Quantum computing has been a popular conversation for several years in the tech world. Although quantum computers have yet to become commercially available, we’re getting closer every day. With multiple companies competing for the top spot to go public first, including Microsoft, IBM, and Google, we’ll see the first quantum computer soon.
IonQ is about to become the first publicly traded quantum computing company
One of the companies competing for the top position in the quantum computer field is IonQ. IonQ has officially entered into a merger agreement with dMY Technology Group III for $650 million. The merger will make IonQ the first publicly traded company to commercialize quantum hardware and software.
Once the merger is complete, IonQ shares will be publicly traded under the symbol “IONQ.” The merger will likely be completed online, in a secure virtual data room to prevent hackers from obtaining proprietary information.
What is quantum computing?
According to IBM, “quantum computing harnesses the phenomena of quantum mechanics to deliver a huge leap forward in computation to solve certain problems.” This includes complex problems that even the most powerful supercomputers can’t solve.
IBM says quantum computers consist of superconductors, chilled by superfluids to one-one-hundredth of a degree Celsius above absolute zero. Electrons are fired through superconductors, forming Cooper pairs that “quantum tunnel” through a Josephson junction.
Other components of a quantum computer include photon-powered qubits that can hold, change, and read out information. Multiple qubits are used to create vast computational spaces. The quantum computers IMB is working on are the size of a refrigerator.
The details of how quantum computing works are quite technical, and there are several variations regarding how it all works.
Although the quantum computing technology described above belongs to IBM, there are other forms. For example, the technology used by IonQ leverages the natural quantum mechanical effects of trapped ions to power the machine.
IonQ could produce a breakthrough in quantum computing
Quantum computing is expected to make an impact in the computing world exponentially bigger than all classical computing advancements in the last 100 years.
IonQ has several advantages in the field. The company recently hired Dave Bacon to serve as the vice president of software. Bacon is Google’s former quantum computing software team lead.
Two other advantages are access to capital and new technology, which will both support the company in creating a breakthrough prototype.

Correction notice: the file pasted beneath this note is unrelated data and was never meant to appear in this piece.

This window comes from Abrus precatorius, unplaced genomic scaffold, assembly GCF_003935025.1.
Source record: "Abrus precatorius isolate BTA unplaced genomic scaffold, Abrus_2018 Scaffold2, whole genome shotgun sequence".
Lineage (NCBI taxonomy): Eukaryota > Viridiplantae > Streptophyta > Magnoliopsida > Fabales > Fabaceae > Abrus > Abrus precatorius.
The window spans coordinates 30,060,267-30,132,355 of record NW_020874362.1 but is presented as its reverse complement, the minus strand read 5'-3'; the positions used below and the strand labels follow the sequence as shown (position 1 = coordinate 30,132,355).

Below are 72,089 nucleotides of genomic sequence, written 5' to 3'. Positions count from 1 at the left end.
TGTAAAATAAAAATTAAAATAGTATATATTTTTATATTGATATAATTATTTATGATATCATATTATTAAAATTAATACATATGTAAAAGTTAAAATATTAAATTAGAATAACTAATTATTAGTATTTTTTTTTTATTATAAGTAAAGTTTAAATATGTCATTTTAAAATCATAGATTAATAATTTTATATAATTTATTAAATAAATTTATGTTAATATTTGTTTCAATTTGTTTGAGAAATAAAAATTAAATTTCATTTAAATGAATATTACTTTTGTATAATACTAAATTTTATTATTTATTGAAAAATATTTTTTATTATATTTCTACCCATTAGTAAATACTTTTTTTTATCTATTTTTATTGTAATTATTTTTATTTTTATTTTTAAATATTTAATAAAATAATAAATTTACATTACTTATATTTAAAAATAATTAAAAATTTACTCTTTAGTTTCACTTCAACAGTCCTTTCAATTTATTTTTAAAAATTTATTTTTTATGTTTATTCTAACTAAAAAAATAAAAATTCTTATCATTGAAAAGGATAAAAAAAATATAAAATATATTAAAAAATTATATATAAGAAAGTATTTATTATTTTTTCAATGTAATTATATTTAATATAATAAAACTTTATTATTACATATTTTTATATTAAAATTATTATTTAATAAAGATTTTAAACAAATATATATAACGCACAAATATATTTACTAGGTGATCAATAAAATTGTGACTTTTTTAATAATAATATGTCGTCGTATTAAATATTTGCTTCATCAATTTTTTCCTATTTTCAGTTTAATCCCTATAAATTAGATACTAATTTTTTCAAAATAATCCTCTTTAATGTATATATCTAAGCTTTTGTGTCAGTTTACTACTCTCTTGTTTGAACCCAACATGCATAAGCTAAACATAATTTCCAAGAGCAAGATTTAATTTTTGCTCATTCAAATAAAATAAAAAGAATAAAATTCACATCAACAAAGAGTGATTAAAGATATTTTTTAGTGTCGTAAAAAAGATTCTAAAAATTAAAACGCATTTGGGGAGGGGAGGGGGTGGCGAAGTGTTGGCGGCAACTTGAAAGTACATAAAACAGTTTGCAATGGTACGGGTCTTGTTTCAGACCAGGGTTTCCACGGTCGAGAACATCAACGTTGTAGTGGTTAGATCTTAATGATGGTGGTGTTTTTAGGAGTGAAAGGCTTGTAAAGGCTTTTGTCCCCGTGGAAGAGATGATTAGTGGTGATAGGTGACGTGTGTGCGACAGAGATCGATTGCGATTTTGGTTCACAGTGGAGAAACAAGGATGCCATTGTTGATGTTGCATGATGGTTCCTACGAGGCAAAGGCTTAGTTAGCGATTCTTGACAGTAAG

The funding that will come from the merger deal will give IonQ enough capital to create a quantum computer the size of an Xbox console that will work at room temperature. If successful, this will be a huge breakthrough considering current prototypes are large and require massive cooling to support high processing speeds. The first room temperature prototype is expected to be done by 2023.
IonQ quantum computers are available on Amazon Braket and Microsoft Azure
Although physical quantum computers aren’t yet available commercially, consumers can harness the power through the cloud using Amazon Braket and Microsoft Azure. IonQ is working on scaling existing computing power by their 2023 goal. The company plans to manufacture modular quantum computers that can create a network and become even more breakthroughs by 2025.
IonQ is working with car manufacturers
If you’re wondering what quantum computing is being used for currently, IonQ has partnered with Breakthrough Energy Ventures, Hyundai, and Kia to use quantum computing to solve design problems in the transportation industry that affect climate change.
IonQ quantum computers are expected to be worth $65 billion by 2030
Although it’s a big goal, it’s not impossible. dMY III expects its quantum computers to be worth $65 billion by 2030 and in full use by a variety of industries.
With around $300 million coming from dMY III’s trust account and $350 million in proceeds from investors, the funds are available for IonQ to make the next greatest breakthrough in computer technology in the last 100 years. The only question is can they do it? It’s possible, but only time will tell.